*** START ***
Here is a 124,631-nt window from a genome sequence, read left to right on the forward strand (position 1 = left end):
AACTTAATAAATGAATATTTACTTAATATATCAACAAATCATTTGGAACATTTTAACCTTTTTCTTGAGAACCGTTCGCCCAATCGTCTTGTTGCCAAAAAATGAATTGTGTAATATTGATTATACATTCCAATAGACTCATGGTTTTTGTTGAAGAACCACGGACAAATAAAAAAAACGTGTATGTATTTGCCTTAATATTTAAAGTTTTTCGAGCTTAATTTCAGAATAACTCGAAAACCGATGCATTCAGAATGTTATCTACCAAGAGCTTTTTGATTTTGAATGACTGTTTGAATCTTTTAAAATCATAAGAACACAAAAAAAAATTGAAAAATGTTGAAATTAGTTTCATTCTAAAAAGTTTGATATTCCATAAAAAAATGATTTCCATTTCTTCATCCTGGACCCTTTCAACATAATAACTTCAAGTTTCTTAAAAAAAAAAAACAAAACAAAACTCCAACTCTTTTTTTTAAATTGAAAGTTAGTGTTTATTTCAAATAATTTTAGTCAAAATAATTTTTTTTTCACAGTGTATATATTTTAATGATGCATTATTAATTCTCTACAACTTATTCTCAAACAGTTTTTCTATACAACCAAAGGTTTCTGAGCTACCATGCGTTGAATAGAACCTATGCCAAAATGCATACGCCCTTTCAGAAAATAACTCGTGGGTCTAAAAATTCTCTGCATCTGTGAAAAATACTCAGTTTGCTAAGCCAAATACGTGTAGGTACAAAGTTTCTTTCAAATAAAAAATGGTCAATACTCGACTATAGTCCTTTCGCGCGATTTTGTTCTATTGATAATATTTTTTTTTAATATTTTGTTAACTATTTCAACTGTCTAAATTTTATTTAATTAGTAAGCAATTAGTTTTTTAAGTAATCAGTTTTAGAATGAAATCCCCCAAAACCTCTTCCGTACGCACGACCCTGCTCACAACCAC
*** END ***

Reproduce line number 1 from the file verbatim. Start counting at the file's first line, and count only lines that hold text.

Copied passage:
Here is a 124,631-nt window from a genome sequence, read left to right on the forward strand (position 1 = left end):